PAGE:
Yılgayakh

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Yılgayah (Turkish: Yılgayak, Azerbaijanese: İlqayax; means "Year-Passing") or Ulugh-Kun ("Great Day" in Old and Middle Turkic) was the spring festival of Turkic shamanism. It was celebrated on or about March 22, and marked the first day of the Turkic month of Oshlaq-ay. The holiday was celebrated with feasting and probably with sacrificial rites. The name of the holiday appears in the medieval dictionary Divan-i Lughat-it-Turk by Mahmud Kashgari, written in the 1070s.

Sleep of Universe[edit]

Yılgayah is referred to as Nowruz Bayramı. Yılgayah is a traditional Turkish holiday, which celebrates the New Year, and the coming of Spring. That night, at that moment everything sleeps for an instant. Back then wakes up the universe.

Yılgayah is a family holiday. In the evening before the holiday the whole family gathers around the holiday table laid with various dishes to make the New Year rich. The holiday goes on for several days and ends with festive public dancing and other entertainment of folk bands, contests of national sports.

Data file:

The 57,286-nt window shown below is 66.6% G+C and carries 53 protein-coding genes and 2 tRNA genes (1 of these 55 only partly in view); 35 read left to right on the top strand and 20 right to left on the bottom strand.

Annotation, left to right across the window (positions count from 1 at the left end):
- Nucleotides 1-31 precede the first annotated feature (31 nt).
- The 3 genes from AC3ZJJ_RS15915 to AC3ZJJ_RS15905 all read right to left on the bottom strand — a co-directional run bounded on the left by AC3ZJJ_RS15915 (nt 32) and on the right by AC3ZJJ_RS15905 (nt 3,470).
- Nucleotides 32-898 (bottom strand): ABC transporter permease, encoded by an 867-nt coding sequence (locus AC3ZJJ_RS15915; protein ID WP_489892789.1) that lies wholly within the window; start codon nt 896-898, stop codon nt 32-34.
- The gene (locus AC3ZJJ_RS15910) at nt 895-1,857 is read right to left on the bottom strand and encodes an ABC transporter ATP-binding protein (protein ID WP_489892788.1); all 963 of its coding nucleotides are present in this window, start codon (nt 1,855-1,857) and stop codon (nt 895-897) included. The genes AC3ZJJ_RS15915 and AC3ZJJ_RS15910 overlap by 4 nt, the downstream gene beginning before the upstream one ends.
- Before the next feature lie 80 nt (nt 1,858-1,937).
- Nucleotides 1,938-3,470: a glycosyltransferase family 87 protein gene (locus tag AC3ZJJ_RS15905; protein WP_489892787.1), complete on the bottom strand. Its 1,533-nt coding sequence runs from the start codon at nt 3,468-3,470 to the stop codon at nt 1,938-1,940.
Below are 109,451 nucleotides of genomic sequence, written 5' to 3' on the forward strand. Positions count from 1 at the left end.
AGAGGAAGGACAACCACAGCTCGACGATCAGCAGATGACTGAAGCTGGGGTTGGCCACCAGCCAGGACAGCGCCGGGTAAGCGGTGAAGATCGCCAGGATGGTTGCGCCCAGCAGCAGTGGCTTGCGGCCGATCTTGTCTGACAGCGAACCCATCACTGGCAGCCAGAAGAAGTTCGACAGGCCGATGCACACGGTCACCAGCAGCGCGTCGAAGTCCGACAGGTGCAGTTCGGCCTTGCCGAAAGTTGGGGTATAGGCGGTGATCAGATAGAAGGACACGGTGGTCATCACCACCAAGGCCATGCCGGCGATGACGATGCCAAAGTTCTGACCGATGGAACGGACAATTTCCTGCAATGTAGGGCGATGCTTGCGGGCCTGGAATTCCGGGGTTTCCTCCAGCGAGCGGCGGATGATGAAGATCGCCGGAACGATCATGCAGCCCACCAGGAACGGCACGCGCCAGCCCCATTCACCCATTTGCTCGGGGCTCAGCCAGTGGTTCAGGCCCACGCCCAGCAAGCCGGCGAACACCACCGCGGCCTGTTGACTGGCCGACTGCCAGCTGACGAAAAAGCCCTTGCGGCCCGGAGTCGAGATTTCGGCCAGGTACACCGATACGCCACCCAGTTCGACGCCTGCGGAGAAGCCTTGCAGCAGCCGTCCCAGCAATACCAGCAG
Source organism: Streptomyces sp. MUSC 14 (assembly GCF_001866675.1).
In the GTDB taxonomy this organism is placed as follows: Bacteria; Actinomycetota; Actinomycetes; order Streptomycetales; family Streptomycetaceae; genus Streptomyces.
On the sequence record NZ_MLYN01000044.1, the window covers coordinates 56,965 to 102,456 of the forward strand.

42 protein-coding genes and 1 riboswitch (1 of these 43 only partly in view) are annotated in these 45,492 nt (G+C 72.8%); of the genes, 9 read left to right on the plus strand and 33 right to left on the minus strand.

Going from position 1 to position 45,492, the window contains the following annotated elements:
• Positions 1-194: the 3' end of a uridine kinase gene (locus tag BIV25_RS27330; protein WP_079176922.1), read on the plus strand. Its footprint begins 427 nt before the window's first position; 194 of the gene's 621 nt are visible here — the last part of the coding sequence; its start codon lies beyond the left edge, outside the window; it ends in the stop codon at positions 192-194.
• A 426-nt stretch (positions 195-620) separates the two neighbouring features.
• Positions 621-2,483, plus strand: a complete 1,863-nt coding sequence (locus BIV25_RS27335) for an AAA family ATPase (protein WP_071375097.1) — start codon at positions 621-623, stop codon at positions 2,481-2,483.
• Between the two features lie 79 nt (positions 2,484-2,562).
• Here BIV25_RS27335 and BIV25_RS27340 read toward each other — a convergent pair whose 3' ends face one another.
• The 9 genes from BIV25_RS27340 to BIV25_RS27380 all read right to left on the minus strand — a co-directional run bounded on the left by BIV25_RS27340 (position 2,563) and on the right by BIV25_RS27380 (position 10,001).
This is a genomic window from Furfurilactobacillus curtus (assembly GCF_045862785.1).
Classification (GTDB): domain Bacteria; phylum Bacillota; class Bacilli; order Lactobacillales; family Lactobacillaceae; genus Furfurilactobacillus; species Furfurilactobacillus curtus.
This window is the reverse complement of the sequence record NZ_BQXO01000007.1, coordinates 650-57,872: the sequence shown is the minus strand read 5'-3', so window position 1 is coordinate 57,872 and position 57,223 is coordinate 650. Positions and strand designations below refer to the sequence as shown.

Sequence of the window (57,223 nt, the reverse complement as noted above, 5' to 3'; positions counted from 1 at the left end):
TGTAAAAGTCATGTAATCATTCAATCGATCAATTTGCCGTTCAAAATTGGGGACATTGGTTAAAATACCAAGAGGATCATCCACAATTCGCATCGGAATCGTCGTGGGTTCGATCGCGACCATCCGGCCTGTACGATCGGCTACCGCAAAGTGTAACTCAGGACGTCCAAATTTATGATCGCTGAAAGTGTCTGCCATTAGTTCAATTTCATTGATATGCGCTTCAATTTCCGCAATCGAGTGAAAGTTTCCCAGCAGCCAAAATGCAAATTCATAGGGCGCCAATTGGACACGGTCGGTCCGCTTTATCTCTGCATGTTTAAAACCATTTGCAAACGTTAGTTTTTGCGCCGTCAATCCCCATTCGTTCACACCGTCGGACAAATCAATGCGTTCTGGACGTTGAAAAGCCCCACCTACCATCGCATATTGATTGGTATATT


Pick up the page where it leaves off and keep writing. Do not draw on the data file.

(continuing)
In Azerbaijan culture[edit]

Usually preparation for Yılgayah begins a month prior to the festival. In rural areas crop holidays are marked.[1] Each of forthcoming 4 weeks is devoted to one of the four elements and called accordingly in Azerbaijan. Each Tuesday people celebrate the day of one of the four elements - water, fire, earth and wind.[2] People do house cleaning, plant trees, make new dresses, paint eggs, make national pastries such as shakarbura, pakhlava and a great variety of "national cuisine".[3] Wheat is fried with kishmish (raisins) and nuts (govurga). As a tribute to fire-worshiping every Tuesday during four weeks before the holiday kids jump over small bonfires and candles are lit. On the holiday eve the graves of relatives are visited and tended.[4]

See also[edit]

References[edit]

  1. ^ Studentsoftheworld, Article - Azeri Traditions
  2. ^ International Day of Nowruz- 21 March
  3. ^ Azerbaijan marks Novruz holiday
  4. ^ Azerbaijani Traditions - "Nowruz"

Bibliography[edit]

  • Kevin Alan Brook, Kevin Alan, The Jews of Khazaria. 2nd ed. Rowman & Littlefield Publishers, Inc, 2006.

External links[edit]